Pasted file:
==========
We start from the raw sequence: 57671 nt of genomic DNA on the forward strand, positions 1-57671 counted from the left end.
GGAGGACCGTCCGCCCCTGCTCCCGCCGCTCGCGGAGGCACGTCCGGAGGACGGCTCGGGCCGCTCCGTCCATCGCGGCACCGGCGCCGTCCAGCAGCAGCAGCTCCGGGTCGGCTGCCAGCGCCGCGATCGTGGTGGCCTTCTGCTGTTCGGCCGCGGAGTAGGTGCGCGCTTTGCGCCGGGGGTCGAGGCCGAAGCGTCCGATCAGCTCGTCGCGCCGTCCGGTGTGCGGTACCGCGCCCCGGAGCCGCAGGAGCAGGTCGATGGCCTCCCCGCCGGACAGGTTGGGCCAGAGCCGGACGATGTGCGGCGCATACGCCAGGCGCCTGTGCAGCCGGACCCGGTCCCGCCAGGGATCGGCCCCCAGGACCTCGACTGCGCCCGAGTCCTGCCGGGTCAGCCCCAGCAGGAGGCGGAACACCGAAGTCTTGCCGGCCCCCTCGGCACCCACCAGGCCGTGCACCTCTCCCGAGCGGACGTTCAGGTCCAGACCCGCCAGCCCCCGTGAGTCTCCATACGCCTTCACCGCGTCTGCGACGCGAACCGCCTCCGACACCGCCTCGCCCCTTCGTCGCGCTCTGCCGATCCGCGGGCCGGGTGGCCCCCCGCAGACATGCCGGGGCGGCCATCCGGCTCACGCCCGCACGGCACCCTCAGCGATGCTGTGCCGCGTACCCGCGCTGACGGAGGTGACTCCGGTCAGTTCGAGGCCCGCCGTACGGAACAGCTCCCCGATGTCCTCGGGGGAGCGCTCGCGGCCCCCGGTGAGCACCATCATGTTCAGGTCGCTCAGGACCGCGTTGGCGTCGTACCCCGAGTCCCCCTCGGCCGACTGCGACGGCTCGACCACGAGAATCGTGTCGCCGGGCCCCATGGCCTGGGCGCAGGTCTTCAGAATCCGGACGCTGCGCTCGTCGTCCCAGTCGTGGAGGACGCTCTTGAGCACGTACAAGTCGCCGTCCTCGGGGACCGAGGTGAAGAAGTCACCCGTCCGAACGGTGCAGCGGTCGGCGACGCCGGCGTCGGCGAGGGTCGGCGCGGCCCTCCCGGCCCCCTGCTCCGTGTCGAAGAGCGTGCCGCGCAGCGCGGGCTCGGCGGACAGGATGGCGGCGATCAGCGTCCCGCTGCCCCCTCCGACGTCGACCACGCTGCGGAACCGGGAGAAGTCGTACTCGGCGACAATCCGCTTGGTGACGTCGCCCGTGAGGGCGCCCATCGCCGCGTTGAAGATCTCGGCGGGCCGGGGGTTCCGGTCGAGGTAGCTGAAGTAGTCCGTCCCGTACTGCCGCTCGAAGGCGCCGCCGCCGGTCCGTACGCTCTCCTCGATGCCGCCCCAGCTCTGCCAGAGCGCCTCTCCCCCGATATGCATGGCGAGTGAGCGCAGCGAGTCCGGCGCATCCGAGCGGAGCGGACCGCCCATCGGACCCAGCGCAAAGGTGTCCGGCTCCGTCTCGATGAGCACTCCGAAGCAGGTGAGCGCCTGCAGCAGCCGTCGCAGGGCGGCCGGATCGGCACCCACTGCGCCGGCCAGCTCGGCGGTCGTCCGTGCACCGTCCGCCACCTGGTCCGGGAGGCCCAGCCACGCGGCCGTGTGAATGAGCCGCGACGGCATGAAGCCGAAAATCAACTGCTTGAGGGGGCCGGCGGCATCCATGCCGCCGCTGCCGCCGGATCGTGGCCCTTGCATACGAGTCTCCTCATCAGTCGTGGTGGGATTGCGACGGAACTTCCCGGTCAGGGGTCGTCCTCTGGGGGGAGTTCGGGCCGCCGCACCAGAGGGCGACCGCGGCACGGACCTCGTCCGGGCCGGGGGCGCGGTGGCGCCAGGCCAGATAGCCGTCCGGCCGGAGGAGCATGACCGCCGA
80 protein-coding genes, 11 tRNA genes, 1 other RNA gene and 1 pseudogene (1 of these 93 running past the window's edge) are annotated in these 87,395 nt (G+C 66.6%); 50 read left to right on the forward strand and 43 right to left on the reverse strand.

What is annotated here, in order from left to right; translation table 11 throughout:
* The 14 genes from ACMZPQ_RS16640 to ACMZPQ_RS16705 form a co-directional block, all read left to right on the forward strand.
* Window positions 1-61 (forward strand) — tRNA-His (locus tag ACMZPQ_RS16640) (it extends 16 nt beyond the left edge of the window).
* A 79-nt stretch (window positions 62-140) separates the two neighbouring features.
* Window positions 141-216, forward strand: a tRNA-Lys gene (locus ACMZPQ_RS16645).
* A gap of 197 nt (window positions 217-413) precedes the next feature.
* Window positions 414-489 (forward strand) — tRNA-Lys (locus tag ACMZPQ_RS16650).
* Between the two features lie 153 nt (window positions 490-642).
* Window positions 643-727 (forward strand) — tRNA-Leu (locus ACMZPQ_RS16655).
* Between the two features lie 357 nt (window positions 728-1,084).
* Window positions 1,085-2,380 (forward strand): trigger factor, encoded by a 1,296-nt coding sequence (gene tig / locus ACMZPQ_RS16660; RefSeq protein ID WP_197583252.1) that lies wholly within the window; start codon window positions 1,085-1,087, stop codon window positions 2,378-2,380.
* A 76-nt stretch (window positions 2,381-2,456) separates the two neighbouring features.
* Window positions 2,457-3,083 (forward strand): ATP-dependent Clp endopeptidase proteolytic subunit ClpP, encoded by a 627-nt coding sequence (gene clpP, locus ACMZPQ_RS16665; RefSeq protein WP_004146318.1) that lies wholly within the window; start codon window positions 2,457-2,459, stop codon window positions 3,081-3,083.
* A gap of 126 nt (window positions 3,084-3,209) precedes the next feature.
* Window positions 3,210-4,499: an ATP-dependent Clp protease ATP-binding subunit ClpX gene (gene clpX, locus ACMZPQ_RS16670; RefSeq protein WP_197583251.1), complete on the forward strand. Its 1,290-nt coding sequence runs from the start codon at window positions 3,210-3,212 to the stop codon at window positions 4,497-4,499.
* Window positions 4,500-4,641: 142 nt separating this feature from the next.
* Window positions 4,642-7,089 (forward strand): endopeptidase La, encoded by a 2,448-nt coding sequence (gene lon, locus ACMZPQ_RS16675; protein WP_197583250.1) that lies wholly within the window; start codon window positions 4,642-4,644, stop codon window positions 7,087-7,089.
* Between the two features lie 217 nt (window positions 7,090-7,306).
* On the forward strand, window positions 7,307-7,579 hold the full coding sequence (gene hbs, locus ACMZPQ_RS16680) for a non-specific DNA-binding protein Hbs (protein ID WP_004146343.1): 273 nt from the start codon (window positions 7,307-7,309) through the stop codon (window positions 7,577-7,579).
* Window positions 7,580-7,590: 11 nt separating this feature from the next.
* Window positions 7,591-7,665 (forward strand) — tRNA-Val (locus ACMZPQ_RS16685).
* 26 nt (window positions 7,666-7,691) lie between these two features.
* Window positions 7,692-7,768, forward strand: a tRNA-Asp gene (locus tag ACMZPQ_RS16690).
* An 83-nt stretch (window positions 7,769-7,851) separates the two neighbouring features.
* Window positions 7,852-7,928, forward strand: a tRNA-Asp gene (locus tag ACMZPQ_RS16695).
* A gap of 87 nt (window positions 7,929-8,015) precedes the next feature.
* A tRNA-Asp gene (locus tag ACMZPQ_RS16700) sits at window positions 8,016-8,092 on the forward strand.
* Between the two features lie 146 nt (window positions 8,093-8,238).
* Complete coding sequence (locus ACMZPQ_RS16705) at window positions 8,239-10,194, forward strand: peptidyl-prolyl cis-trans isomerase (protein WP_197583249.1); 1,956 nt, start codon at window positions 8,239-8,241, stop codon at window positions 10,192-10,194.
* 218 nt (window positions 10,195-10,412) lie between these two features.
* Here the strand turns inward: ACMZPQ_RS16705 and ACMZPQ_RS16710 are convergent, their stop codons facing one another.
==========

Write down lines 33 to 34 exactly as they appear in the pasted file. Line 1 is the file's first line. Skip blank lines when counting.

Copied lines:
* 218 nt (window positions 10,195-10,412) lie between these two features.
* Here the strand turns inward: ACMZPQ_RS16705 and ACMZPQ_RS16710 are convergent, their stop codons facing one another.